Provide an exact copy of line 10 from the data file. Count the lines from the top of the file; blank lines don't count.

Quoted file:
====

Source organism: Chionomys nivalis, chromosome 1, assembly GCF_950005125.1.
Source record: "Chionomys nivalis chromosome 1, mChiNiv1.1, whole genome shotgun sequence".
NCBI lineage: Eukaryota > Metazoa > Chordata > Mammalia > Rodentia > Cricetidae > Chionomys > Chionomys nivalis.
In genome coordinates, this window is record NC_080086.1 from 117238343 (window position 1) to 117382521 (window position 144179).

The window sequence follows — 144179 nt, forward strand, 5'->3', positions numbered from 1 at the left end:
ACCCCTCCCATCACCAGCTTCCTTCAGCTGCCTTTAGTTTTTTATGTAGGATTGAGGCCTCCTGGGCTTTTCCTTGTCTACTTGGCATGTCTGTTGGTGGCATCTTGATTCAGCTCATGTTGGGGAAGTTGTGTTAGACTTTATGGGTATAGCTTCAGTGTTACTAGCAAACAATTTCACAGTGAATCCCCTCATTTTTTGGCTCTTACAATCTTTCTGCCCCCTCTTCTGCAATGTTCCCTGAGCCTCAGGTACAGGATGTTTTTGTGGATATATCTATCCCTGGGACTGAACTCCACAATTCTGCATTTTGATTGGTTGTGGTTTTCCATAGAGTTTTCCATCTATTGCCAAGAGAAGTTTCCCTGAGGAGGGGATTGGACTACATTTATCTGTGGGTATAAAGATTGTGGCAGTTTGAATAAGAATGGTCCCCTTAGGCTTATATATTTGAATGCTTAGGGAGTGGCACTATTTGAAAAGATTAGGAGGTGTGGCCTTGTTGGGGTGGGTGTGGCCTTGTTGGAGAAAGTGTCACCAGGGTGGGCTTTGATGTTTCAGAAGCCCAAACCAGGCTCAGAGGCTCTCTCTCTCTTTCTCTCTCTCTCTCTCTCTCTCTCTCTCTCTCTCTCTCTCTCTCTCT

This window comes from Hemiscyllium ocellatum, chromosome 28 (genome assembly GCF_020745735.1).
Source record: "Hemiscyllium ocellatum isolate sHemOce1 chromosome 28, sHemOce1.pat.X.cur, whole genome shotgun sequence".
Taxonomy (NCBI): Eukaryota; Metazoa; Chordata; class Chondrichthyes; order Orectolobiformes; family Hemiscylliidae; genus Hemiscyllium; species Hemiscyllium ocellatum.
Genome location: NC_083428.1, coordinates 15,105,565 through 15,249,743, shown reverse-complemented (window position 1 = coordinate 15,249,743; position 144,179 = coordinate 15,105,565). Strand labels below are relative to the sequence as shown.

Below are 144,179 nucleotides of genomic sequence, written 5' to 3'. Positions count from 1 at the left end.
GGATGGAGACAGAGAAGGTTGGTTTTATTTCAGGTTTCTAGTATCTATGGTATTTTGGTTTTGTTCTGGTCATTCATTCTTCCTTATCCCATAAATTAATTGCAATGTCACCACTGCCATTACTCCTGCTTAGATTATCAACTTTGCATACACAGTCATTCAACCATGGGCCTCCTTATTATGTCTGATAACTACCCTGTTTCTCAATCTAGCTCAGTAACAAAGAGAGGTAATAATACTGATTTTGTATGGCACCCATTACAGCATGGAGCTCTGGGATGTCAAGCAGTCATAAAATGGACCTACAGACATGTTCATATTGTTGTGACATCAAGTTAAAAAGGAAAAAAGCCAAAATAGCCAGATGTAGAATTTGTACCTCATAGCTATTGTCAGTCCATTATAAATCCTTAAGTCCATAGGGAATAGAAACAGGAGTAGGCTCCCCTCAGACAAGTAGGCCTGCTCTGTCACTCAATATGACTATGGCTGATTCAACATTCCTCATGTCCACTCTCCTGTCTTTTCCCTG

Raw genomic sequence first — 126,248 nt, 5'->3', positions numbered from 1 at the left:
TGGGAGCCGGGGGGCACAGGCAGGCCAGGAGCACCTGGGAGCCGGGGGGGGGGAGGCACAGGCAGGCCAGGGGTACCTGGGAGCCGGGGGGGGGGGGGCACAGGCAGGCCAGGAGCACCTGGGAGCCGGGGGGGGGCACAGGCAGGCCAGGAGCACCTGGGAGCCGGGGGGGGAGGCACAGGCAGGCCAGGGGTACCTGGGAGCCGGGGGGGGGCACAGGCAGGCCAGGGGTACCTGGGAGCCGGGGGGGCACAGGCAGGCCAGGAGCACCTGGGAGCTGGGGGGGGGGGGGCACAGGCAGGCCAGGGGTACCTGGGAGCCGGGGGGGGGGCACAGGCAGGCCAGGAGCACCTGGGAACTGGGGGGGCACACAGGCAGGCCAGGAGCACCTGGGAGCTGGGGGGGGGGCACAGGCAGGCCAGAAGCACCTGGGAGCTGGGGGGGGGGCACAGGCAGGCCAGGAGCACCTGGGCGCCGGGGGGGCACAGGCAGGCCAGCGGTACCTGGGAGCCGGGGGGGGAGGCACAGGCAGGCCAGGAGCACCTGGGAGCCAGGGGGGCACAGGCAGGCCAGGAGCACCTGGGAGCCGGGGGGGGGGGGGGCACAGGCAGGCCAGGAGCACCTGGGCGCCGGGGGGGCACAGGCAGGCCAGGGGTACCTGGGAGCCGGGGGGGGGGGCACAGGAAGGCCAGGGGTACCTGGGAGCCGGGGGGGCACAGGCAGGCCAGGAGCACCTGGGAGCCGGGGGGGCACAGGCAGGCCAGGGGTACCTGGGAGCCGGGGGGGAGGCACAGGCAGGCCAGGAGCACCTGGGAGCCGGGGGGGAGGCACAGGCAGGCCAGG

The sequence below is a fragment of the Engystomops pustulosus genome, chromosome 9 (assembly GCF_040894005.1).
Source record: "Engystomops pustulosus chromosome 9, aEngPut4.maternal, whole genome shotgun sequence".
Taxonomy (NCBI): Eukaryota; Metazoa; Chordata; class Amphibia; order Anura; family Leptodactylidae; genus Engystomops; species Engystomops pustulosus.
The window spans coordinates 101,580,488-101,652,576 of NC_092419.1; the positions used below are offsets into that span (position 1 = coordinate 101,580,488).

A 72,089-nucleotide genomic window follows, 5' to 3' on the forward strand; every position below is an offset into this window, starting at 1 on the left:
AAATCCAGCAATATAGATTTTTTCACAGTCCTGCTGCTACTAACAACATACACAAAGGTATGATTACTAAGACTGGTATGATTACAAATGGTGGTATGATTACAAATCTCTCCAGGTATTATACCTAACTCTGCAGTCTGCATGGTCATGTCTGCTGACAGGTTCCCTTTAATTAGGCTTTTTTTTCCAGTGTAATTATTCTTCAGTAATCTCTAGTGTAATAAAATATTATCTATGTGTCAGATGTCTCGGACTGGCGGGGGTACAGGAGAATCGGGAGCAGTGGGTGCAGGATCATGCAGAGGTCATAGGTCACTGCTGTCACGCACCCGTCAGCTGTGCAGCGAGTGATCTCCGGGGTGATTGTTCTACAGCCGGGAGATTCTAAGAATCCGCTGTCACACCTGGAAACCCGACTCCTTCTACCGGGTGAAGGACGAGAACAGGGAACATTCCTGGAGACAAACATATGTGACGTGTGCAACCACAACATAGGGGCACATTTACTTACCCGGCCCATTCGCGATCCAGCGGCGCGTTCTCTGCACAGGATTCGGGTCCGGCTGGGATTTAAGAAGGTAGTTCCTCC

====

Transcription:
Genome location: NC_083428.1, coordinates 15,105,565 through 15,249,743, shown reverse-complemented (window position 1 = coordinate 15,249,743; position 144,179 = coordinate 15,105,565). Strand labels below are relative to the sequence as shown.